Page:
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Why do you want to be a professor?

EFS FABRIJUNK at ukans.edu
Thu Dec 17 11:41:13 EST 1998


In article <36743D62.CA1E5324 at salk.edu>, nospamforsburg at salk.edu wrote:

>I always ask students that I'm interviewing for grad school admission
>where they want to be in 10 years.  To a one, they all say "I want to be 
>a professor".  I'm curious--what does "being a professor" mean to EFS 
>and other students and why do they want to be one?  

Do you want the short answer or the long one?  Here's the long one:

If you asked me this time last year, I would have given the same career
choice, but I wouldn't have been able to defend it.  In the last year,
however, I have taught my first course, served on more departmental
committees than ever, developed a good relationship with my advisor,
watched my mother retire and my father die.  There are a million reasons.
I grew up in a University town, and most of my friends' parents and
parents' friends were professors.  My dad was a professor; it seems like a
very natural career to me.  I have his love of Knowing Stuff and my
mother's love of Helping People (she was a nurse).  Unfortunately I don't
have all of my his mathematical ability or my her social ease, but I will
make do.  I have a truly unhealthy love of committee work; I'll volunteer
for practically anything that supports my idealistic view of the world. 
To some degree, I enjoy working under pressure.  I am a weirdo who I can't
imagine wearing makeup, wearing a suit to work, working 8 to 5 on other
people's ideas, or having to leave my work at work.  I can't imagine not
having 'summers off.'   If nobody will pay me to be a professor, I'll get
a tiresome money-making job and wangle an adjunct position somewhere, or
get some other kind of University job.  I like the community; I can't
imagine not having a lovely research library and nice concert hall 5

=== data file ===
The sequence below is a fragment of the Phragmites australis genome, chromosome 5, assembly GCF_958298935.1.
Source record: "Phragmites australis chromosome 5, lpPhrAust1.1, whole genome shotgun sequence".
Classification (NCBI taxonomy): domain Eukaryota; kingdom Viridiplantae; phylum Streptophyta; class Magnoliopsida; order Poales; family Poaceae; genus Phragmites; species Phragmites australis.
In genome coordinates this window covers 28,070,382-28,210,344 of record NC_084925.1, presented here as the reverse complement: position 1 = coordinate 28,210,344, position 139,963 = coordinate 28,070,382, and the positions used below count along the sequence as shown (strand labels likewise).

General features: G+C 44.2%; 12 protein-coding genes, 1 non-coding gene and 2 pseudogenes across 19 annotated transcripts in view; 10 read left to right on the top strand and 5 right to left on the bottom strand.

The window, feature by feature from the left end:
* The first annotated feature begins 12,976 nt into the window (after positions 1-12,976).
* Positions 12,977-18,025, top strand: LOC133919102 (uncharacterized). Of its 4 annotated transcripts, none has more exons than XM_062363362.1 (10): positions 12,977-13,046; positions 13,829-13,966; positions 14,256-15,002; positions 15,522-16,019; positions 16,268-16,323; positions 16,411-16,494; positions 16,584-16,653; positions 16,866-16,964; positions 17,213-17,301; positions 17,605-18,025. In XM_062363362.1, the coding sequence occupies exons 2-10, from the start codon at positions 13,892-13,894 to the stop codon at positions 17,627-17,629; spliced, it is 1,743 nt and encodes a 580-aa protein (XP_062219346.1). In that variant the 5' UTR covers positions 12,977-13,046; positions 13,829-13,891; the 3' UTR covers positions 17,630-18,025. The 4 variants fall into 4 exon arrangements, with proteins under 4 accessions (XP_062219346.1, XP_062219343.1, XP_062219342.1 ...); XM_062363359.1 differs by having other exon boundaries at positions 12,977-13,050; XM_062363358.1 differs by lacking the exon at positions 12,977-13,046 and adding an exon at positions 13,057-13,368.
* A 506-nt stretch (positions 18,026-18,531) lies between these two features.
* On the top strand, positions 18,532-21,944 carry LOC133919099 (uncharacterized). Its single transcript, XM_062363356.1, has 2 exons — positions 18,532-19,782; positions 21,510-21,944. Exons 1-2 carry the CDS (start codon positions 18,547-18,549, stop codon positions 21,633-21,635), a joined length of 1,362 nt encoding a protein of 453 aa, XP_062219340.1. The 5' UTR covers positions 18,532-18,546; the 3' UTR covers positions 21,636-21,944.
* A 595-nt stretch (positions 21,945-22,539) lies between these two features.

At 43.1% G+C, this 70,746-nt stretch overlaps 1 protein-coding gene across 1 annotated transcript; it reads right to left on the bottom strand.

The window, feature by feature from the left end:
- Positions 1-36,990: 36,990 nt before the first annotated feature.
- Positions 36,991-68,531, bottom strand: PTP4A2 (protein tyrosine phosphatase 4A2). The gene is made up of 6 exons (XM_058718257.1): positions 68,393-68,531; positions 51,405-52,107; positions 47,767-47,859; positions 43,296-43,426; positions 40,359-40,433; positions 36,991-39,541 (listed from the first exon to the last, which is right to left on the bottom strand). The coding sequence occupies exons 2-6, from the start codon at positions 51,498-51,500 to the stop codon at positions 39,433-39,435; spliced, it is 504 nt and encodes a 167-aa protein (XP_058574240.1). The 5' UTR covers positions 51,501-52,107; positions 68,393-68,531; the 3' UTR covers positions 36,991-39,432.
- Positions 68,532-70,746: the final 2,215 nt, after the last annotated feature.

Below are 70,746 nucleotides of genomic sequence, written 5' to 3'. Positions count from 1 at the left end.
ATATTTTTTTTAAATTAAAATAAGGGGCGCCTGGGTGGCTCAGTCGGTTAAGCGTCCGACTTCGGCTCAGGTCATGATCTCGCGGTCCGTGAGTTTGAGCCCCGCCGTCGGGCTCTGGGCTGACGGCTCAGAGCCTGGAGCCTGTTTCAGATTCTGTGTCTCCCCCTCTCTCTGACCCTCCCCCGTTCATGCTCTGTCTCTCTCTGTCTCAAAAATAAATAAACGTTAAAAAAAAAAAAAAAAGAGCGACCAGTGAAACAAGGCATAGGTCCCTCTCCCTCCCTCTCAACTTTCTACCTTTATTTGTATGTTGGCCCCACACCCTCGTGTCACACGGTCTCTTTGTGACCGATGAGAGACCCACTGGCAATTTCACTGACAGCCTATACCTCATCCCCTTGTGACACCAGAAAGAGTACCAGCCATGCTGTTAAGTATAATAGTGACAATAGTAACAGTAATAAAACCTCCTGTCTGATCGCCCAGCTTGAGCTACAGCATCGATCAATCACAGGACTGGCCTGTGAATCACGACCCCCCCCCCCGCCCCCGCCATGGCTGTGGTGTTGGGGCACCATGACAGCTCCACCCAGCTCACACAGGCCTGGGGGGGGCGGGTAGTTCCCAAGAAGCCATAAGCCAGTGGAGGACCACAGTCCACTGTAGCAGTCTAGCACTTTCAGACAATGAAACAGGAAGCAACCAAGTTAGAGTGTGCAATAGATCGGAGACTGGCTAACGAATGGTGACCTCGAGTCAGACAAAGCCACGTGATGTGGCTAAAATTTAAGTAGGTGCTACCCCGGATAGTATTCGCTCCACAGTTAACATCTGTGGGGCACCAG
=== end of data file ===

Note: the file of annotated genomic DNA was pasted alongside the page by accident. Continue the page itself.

minutes away, and a great Shakespeare historian, great computer
programmer, great economist or you-name-it just a phone call away.  I now
realize that I love interacting with students.  I like to see that light
of understanding come over them.  I like to talk to them about what they
want to do with *their* lives.  I like learning stuff from them and being
asked questions that I can't answer.  I do worry about politics; I'm prone
to speaking my mind and I'm not very good at hiding my feelings.  I'm also
terrified at the thought of teaching a lecture class to hundreds, and I
know that when the day comes, that will be difficult for me.  On
pessimistic days, I wonder whether my current research will blossom into a
long-term research program or will just one day lose all its possibilities
and all my interest.  But on the balance, I must say, I still want to be a
professor.  I hate to make it sound like I haven't seriously "considered
other options." In fact, I have considered a few; but I have dismissed
them for the time being.  Part of the problem is that if you DO think you
want to be a professor, you need to pursue it more or less relentlessly
until you find out whether it's going to happen or not.  The system
doesn't give you a lot of time off to 'explore your options.'  If five
years go by and I decide I don't love academia anymore (or it doesn't love
me), then I will consider doing something else.  But until and unless that
time comes, I don't see how it will help much to diversify.  What do you
think?
EFS  
'

-- 
To reply to me by e-mail, take out the junk!




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